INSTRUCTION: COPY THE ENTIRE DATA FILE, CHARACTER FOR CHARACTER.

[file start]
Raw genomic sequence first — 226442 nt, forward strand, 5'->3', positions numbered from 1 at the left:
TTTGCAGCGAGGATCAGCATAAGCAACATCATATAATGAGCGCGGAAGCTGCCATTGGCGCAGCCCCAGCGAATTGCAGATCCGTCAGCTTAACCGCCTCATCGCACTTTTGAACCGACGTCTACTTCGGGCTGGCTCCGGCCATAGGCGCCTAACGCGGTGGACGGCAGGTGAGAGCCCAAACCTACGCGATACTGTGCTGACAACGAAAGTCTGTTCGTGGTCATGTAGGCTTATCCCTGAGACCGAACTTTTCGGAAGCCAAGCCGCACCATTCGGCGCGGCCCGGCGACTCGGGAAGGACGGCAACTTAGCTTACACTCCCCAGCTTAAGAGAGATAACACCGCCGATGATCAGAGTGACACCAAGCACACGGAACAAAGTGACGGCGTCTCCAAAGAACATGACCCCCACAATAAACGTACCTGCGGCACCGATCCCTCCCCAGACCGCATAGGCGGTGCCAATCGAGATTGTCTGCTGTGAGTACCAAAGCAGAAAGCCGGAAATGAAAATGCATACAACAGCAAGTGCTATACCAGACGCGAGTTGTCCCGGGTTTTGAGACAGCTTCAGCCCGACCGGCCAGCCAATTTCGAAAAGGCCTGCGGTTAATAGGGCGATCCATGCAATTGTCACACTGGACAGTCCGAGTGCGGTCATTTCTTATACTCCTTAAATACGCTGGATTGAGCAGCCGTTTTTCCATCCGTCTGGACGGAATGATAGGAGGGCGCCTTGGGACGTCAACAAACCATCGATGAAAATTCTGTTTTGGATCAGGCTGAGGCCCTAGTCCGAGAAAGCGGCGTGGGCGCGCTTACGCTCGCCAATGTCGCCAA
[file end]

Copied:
Raw genomic sequence first — 226442 nt, forward strand, 5'->3', positions numbered from 1 at the left:
TTTGCAGCGAGGATCAGCATAAGCAACATCATATAATGAGCGCGGAAGCTGCCATTGGCGCAGCCCCAGCGAATTGCAGATCCGTCAGCTTAACCGCCTCATCGCACTTTTGAACCGACGTCTACTTCGGGCTGGCTCCGGCCATAGGCGCCTAACGCGGTGGACGGCAGGTGAGAGCCCAAACCTACGCGATACTGTGCTGACAACGAAAGTCTGTTCGTGGTCATGTAGGCTTATCCCTGAGACCGAACTTTTCGGAAGCCAAGCCGCACCATTCGGCGCGGCCCGGCGACTCGGGAAGGACGGCAACTTAGCTTACACTCCCCAGCTTAAGAGAGATAACACCGCCGATGATCAGAGTGACACCAAGCACACGGAACAAAGTGACGGCGTCTCCAAAGAACATGACCCCCACAATAAACGTACCTGCGGCACCGATCCCTCCCCAGACCGCATAGGCGGTGCCAATCGAGATTGTCTGCTGTGAGTACCAAAGCAGAAAGCCGGAAATGAAAATGCATACAACAGCAAGTGCTATACCAGACGCGAGTTGTCCCGGGTTTTGAGACAGCTTCAGCCCGACCGGCCAGCCAATTTCGAAAAGGCCTGCGGTTAATAGGGCGATCCATGCAATTGTCACACTGGACAGTCCGAGTGCGGTCATTTCTTATACTCCTTAAATACGCTGGATTGAGCAGCCGTTTTTCCATCCGTCTGGACGGAATGATAGGAGGGCGCCTTGGGACGTCAACAAACCATCGATGAAAATTCTGTTTTGGATCAGGCTGAGGCCCTAGTCCGAGAAAGCGGCGTGGGCGCGCTTACGCTCGCCAATGTCGCCAA